SME mindset remains biggest hurdle for Malaysia’s digital transformation
MALAYSIA has some outstanding manufacturing talent and capabilities. However, small and medium enterprises (SME) in the manufacturing sector remain slow to change their mindset in embracing Industry 4.0.
While multinational corporations (MNCs) in Malaysia are actively adopting new technologies to drive the next industrial revolution, SMEs in the country are still using old methods.
As the Asia Pacific region is set to surpass Europe and North America in manufacturing, businesses in Malaysia can no longer afford to adopt a wait-and-see attitude. Any further delays and they’ll be left behind by foreign rivals.
In a recent panel discussion preceding the upcoming Industrial Transformation Asia-Pacific 2018 event, panelist from various industries shared the same observation.
The biggest challenge faced by businesses in Malaysia is the mindset of the people. Alan Goon, an Executive Partner at Gartner pointed out that a majority of the local companies he works with can’t relate the urgency to their own business.
“The threat is imminent – the question is how do we make the threat and challenges real, to push people to do something? 97 percent of the businesses adopt a see-to-believe attitude,” he exclaimed.
He added that the remaining 3 percent are the visionaries, which would be the people who can help the 97 percent see, believe, and make the change.
During the panel discussion, speakers noted that the resistance to change could stem from the local perception of the industry.
Dr. Yeong Che Fai, Director at DF Automation & Robotics, is also a professor at Universiti Teknologi Malaysia. He observed, “Students are green and want inspiration. However, there are no obvious and notable inspirations locally.”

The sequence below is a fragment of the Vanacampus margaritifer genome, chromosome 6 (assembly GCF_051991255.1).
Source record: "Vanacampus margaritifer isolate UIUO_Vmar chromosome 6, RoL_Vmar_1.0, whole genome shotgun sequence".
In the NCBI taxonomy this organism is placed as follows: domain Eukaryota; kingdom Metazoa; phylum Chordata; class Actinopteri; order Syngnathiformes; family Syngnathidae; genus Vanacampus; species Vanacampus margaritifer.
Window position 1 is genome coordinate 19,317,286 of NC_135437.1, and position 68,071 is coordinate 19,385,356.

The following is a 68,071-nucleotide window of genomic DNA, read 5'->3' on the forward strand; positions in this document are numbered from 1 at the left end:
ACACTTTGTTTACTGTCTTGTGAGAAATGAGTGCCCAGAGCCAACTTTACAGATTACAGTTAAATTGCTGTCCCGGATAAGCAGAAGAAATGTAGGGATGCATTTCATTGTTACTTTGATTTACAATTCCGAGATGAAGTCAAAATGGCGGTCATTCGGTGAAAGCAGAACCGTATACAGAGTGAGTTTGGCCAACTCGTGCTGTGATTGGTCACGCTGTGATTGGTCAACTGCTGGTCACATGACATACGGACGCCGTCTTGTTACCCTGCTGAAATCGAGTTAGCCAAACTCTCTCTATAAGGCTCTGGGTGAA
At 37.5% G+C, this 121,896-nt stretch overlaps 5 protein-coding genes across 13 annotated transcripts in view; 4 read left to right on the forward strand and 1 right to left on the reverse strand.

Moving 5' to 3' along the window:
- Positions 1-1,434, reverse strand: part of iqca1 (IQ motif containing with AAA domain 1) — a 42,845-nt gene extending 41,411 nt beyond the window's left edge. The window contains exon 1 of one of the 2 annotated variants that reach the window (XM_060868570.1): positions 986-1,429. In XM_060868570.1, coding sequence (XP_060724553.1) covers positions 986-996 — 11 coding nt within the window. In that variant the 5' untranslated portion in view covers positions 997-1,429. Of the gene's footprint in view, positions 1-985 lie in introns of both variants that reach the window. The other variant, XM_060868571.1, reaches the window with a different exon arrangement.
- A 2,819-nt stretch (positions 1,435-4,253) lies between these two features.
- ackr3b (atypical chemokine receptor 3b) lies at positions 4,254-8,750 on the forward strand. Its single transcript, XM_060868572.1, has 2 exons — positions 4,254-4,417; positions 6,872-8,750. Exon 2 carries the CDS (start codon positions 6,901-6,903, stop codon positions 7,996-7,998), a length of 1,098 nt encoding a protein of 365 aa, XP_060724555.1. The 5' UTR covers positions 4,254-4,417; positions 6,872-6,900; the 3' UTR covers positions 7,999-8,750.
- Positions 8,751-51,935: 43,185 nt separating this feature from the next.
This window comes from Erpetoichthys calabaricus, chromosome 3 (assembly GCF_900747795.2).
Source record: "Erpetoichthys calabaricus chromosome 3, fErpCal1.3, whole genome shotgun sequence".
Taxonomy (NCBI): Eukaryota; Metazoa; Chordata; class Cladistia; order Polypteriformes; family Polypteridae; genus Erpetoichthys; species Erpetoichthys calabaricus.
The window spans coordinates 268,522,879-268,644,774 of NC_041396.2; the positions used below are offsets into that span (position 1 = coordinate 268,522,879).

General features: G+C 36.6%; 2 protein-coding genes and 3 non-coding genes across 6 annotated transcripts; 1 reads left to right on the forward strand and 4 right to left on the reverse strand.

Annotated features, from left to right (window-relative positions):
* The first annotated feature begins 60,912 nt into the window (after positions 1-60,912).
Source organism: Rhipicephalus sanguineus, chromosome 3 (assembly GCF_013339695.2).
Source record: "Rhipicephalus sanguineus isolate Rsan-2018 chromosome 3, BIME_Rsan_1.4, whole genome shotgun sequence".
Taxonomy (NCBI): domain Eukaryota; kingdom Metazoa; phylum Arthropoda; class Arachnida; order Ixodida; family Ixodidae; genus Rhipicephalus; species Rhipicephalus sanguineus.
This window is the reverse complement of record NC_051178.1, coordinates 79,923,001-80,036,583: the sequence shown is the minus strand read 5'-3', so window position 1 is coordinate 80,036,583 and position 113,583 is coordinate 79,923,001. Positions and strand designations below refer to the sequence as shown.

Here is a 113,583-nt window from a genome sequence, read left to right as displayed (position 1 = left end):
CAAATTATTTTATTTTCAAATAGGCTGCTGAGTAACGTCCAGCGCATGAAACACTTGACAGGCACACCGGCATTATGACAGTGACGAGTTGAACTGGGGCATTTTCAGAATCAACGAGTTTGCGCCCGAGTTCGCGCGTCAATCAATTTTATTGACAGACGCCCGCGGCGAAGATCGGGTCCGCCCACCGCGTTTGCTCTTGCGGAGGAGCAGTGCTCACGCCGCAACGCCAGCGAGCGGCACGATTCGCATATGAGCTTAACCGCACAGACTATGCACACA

This is not to say Malaysia has a lack of outstanding talents. Naguib Mohd Nor, President, Malaysia Aerospace Industry Association, shared his frustrations at the reluctance of Malaysians to recognize local capabilities.
“A lot of the moving parts on an Airbus are designed and built in Malaysia, for more than 30 years now. Malaysia is an aerospace country. But if I went to the streets with this information, Malaysians wouldn’t believe it,” he explained.
Vicks Kanagasingam, Chief Operating Officer of local IoT network provider Xperanti IoT suggested that the burden of education shouldn’t fall on the government; instead, companies should directly engage with local universities.
“Students want to see the real world,” he said. “We shouldn’t wait for government or universities to educate students. Companies should spend about 10 percent of their time educating employees. At the end of the day, companies are the ones who are going to hire. Private sectors must play a part, work with the government sector to bridge the divide between them.”
Simon Song, Managing Director of Robert Bosch in Malaysia, was also part of the panel discussion. To him, the country needs to emphasize on building a collaborative, innovative ecosystem.
“Ecosystem is important. No single player can supply everything needed to enable Industry 4.0,” Song said. “The speed of innovation is much faster than the revolution. To catch up we have to move faster and build up the ecosystem in a short time.”
He also advised that Malaysia should move towards the mindset of being an export-oriented economy, and not just in products and services, but also in manufacturing capabilities.
Malaysia’s domestic market is not big. For it to remain competitive in the region, it must look at competing with rivals from foreign markets. It is crucial for SMEs to look at improving productivity with industry 4.0.
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